U.S. singer and actress Naomi Judd (born Diana Ellen Judd on January 11, 1946; passed away on April 30, 2022). In 1983, she and her daughter Wynonna founded the pair known as The Judds, which became a hugely successful country music group, winning five Grammy Honors and nine Country Music Association awards.
After Naomi’s diagnosis with hepatitis in 1991, the band stopped playing together permanently; Wynonna continued her career as a solo artist, but they periodically reassembled for concerts as The Judds. Naomi battled with mental health concerns throughout her life. On April 30, 2022, the day before she and Wynonna were to be inducted into the Country Music Hall of Fame, she shot herself in the head.
Naomi Judd Autopsy Confirms Singer Died By Suicide
According to the autopsy results, Naomi Judd shot herself in the head and died. Williamson County, Tennessee, Medical Examiner’s Office reports that the autopsy found the late country music star had a number of mental health issues including anxiety, depression, and bipolar disorder. In addition, the weapon and “a note with suicidal overtones” written by Naomi were discovered next to the body and retrieved by ET from the autopsy report.
In addition, a toxicology report is included, which reveals that she was taking multiple drugs for depression. Suicide by a gunshot wound to the head is stated as the official cause of death. The report was summarised as follows: “At 10:57 a.m. on 4/30/2022, family members found the body of a white female resident, identified as the decedent. Someone dialed 911. After receiving a call about a dead person at a house, paramedics rushed to the scene and took the body to Williamson Medical Center. Dr. Tanner Boyd pronounced death at 12:35 a.m. on 4/30/2022, shortly after the patient arrived at the emergency room.”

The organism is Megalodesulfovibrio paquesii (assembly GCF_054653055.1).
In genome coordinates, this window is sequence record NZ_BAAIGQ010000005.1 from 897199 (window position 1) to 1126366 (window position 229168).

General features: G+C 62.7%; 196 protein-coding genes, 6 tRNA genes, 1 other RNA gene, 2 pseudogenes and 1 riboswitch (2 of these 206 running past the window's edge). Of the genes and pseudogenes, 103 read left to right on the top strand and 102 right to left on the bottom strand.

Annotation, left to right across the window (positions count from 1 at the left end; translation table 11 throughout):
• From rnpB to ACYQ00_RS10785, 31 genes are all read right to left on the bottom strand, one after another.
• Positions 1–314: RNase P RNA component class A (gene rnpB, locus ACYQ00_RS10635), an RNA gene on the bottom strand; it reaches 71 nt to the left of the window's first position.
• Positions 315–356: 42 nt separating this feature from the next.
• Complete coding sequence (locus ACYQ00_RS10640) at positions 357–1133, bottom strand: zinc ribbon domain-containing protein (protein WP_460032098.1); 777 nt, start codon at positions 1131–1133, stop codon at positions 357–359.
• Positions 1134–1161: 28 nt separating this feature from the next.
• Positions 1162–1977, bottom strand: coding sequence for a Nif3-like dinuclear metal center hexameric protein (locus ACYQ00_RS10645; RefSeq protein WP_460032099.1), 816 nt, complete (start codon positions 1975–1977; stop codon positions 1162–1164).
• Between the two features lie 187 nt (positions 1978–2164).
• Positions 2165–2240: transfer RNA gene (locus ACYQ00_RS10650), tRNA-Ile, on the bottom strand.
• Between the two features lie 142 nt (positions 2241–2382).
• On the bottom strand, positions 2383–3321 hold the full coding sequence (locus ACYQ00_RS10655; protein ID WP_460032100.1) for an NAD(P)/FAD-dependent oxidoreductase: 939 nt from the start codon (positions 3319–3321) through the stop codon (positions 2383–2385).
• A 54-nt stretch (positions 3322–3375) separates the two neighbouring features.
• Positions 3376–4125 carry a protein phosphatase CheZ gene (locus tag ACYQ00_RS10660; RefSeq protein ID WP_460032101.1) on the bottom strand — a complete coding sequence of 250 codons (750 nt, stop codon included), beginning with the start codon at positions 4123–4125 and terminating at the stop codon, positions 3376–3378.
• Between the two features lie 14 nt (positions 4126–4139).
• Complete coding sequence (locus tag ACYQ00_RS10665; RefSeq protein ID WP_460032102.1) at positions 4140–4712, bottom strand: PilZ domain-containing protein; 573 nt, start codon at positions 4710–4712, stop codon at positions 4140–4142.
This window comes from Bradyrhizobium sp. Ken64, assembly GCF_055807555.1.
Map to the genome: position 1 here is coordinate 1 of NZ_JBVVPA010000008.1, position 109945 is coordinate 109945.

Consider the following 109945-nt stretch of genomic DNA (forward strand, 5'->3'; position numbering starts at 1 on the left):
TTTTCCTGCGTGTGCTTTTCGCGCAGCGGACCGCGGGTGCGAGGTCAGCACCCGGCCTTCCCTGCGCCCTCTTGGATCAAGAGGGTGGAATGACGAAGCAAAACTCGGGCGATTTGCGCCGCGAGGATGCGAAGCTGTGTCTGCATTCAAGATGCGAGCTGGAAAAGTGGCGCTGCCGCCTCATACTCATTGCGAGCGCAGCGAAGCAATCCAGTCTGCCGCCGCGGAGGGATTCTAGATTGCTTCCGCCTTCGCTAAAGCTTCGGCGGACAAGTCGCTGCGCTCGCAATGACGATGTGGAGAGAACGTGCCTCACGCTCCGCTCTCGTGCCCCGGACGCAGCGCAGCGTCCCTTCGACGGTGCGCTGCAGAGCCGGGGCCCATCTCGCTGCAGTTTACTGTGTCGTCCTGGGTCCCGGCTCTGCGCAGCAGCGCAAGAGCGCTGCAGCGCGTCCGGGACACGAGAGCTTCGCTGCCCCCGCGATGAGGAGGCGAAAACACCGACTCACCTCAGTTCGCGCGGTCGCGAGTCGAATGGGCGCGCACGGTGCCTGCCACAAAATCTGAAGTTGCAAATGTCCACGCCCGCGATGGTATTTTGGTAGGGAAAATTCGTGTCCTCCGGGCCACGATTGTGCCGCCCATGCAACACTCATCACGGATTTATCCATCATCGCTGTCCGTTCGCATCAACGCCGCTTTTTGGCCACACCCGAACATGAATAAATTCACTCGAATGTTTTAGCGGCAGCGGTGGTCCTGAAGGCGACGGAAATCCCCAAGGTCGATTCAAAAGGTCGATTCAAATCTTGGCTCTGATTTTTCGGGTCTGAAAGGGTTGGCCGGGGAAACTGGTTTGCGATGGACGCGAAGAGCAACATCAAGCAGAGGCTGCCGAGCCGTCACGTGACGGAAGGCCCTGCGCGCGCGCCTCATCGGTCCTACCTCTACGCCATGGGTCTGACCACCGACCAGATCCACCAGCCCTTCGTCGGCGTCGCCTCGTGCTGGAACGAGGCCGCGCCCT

The next day, the day Naomi and Wynonna Judd were set to be honored into the Country Music Hall of Fame as the mother-daughter combo The Judds, an autopsy was done. Friday, the family sent a statement to the Associated Press in which they claimed, “Both the good times and the bad times that come with being a family have always been openly discussed among us. Our family’s history includes an unjust adversary who harassed our matriarch.
She was diagnosed with post-traumatic stress disorder (PTSD) and bipolar disorder, conditions that affect millions of people in the United States.” Ashley Judd, Naomi’s daughter, broke the news hours after her death, saying, “We lost our beautiful mother to the disease of mental illness.” Ashley would eventually reveal Naomi’s death was a suicide in a prerecorded interview on Good Morning America. Ashley claims she found her dead body in her house.
She rushed upstairs to tell her that her buddy had arrived and said, “I found her.” “Finding her has caused me both pain and trauma.” The singer’s family asked a judge to keep the investigation into her death under wraps months after her passing. The family claimed they would experience “severe trauma and irreparable injury” if the police reports and recordings were made public.
The family is opposed to the report’s release for a number of reasons. For one, doing so would make public sensitive medical information and police interviews with family members. Larry Strickland, Naomi’s widower, stated in a statement attached to the petition that he didn’t realize his conversations with police were being recorded and that he volunteered sensitive information to help investigators.
A statement from Ashley, included in the petition, describes her state of mind throughout her interactions with police as “clinical shock, active trauma, and acute anguish.” She went on to say that she does not want recordings or photographs of the incident to remain in the public domain because she believes it will haunt their family for years to come.
The fact that Ashley discovered Naomi alive after she had shot herself is also mentioned in the petition submitted on behalf of Strickland, Ashley, and Wynonna Judd. According to the paperwork, Ashley waited with her mother for half an hour before calling for assistance.
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